The design of the above described conventional module has a deficiency in that it promotes undesirable flow patterns in the interior of fiber bundle 20 at or near both tubesheets.

The undesirable flow pattern in the interior of fiber bundle 20 at or near first tubesheet 24 is an energy robbing channeling of the non-permeate flow as such flow is forced to abruptly change directions and go around the first tubesheet before exiting the module in non-permeate stream 12. This particular undesirable flow pattern is particularly significant because of the smaller partial pressure driving force for the permeating component at this end of the module.

The undesirable flow pattern in the interior of fiber bundle 20 at or near second tubesheet 26 is best described as the lack of a flow pattern. The flow pattern of feed stream 10 takes it away from second tubesheet 26 toward the opposite end of the module and, as a result, feed stream 10 makes poor contact with the interior of the fiber bundle at or near second tubesheet 26.

The net effect of the above undesirable flow patterns is a loss of effective membrane transfer area in the interior of the fiber at or near both tubesheets. This loss of effective membrane transfer area can lead to a number of problems: the need for additional surface area to perform a given separation, the need to design for lower shellside fluid velocity, an increased difficulty in predicting module performance, or a reduced ability for membranes to handle difficult separations with very low feed-to-permeate partial pressure driving forces.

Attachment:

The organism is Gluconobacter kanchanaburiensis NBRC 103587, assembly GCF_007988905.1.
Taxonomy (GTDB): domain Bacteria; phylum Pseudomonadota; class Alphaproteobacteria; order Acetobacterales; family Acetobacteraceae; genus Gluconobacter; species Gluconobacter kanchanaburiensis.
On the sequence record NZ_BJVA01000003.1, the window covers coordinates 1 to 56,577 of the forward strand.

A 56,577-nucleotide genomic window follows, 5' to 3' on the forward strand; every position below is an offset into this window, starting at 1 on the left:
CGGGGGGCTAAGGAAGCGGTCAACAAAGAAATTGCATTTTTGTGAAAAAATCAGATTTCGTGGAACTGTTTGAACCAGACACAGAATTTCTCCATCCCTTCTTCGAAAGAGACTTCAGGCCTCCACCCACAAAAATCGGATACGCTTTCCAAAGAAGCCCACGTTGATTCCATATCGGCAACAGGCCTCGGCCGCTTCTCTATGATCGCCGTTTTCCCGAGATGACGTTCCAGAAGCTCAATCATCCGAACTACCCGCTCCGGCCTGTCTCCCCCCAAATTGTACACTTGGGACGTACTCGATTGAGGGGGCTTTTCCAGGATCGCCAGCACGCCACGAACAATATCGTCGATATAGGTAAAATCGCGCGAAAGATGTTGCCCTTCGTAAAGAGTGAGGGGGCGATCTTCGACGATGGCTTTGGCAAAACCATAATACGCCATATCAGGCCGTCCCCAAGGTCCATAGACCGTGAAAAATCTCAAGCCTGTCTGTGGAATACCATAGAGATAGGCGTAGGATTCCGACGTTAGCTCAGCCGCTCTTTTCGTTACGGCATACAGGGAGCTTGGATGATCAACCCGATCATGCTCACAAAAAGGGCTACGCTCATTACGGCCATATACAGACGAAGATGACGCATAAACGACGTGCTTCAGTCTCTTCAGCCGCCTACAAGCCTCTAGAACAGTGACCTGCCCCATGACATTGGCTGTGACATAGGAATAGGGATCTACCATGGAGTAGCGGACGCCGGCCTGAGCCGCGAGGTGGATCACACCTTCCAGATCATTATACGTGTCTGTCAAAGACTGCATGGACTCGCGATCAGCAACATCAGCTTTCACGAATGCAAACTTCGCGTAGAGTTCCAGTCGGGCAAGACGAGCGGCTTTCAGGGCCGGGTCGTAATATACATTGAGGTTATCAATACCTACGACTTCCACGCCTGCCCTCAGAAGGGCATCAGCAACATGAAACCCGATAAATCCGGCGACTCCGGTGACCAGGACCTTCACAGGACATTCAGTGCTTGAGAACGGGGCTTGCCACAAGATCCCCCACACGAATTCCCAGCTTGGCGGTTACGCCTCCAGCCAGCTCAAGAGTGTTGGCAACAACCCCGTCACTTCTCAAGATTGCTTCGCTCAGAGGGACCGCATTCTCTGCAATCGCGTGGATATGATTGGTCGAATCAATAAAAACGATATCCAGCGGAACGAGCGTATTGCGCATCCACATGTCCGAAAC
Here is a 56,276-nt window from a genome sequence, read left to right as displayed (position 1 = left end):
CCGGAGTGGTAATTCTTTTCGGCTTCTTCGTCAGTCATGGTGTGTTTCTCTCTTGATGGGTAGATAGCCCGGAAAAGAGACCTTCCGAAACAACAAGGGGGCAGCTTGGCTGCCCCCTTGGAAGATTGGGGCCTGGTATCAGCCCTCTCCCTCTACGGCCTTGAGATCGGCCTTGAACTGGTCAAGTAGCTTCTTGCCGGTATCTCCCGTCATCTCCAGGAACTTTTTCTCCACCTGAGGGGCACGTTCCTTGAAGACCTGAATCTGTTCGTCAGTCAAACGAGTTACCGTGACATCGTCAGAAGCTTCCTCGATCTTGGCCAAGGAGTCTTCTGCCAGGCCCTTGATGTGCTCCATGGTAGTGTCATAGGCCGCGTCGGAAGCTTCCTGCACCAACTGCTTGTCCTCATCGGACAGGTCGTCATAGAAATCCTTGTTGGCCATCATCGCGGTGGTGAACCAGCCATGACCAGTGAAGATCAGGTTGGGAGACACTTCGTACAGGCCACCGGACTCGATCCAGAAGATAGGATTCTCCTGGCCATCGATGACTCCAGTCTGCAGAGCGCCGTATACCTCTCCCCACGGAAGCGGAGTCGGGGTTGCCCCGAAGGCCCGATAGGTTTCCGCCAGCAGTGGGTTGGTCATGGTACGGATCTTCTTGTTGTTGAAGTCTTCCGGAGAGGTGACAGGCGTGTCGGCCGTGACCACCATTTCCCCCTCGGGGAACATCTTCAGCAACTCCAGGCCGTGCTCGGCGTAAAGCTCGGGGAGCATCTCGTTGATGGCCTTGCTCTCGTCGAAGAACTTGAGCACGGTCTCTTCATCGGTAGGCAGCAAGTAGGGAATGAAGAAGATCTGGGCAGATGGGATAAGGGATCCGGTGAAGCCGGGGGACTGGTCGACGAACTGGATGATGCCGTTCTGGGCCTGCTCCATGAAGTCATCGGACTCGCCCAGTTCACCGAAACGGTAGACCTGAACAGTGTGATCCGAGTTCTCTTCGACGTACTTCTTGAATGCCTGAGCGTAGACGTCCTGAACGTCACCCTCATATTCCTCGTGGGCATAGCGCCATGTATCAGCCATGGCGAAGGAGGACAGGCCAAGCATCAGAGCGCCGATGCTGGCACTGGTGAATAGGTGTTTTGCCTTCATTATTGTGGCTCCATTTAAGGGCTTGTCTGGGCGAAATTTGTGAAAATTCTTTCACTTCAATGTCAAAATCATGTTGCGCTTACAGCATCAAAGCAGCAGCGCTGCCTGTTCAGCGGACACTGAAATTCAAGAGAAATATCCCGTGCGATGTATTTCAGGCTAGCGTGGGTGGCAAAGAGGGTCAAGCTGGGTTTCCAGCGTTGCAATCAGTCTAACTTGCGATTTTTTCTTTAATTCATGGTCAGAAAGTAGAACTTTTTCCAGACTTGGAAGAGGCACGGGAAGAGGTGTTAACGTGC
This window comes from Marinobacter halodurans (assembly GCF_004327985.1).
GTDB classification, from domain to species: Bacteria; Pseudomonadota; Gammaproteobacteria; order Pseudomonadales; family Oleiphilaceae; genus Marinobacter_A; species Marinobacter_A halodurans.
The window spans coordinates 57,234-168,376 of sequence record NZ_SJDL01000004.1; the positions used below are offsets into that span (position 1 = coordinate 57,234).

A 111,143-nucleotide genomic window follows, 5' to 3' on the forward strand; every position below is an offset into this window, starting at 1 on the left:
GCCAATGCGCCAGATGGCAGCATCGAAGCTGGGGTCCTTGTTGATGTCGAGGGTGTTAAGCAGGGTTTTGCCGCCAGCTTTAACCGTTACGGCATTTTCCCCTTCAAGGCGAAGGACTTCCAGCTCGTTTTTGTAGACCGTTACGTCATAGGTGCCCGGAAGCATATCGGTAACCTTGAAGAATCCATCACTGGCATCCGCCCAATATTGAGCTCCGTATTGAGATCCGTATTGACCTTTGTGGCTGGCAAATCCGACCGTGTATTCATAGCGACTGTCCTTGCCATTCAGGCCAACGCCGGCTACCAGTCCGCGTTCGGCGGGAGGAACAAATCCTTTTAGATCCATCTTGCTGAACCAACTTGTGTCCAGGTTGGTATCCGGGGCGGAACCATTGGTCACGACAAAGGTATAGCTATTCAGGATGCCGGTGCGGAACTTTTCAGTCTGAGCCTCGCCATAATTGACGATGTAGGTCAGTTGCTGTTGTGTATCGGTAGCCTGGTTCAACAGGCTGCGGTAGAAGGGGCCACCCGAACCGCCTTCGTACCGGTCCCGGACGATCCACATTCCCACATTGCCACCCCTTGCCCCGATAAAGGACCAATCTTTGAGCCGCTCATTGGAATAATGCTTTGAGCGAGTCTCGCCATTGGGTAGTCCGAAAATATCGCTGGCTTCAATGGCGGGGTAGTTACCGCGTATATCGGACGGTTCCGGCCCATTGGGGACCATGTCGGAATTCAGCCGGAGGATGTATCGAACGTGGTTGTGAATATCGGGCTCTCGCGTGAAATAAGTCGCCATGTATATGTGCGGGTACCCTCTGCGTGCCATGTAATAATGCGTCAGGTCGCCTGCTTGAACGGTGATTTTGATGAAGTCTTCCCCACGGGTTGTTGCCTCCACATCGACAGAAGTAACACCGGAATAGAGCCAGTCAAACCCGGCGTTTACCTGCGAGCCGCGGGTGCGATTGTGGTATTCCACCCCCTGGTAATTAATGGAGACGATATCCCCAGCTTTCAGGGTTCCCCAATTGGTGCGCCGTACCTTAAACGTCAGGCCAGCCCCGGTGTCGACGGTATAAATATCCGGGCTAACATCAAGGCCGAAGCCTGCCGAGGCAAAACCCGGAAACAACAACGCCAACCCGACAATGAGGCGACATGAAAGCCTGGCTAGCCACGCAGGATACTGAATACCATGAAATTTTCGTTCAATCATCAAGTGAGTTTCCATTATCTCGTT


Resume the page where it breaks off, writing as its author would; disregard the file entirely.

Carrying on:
The present invention is an improvement to the conventional module illustrated in FIG. 1 which reduces the above undesirable flow patterns. The improvement comprises one or more flow tubes positioned within the housing means such that one end of each flow tube penetrates one of the tubesheets and partially extends into the interior of the fiber bundle without penetrating into the interiors of the individual hollow fiber membranes.

A first embodiment of the present invention will now be illustrated with reference to FIG. 2. Except for incorporation of this first embodiment, the module illustrated in FIG. 2 is identical to the module illustrated in FIG. 1 (similar features of the FIG. 2 module utilize common numbering with the FIG. 1 module). This first embodiment comprises one or more flow tubes (such as flow tube 50) which penetrate first tubesheet 24 and partially extend into the interior of fiber bundle 20 without penetrating into the interiors of the individual hollow fiber membranes. These flow tubes are in flow communication with non-permeate outlet port 44 to permit the withdrawal of at least a portion of non-permeate stream 12 through such flow tubes such that undesirable fluid channeling effects in the interior of fiber bundle 20 at or near first tube sheet 24 can be reduced.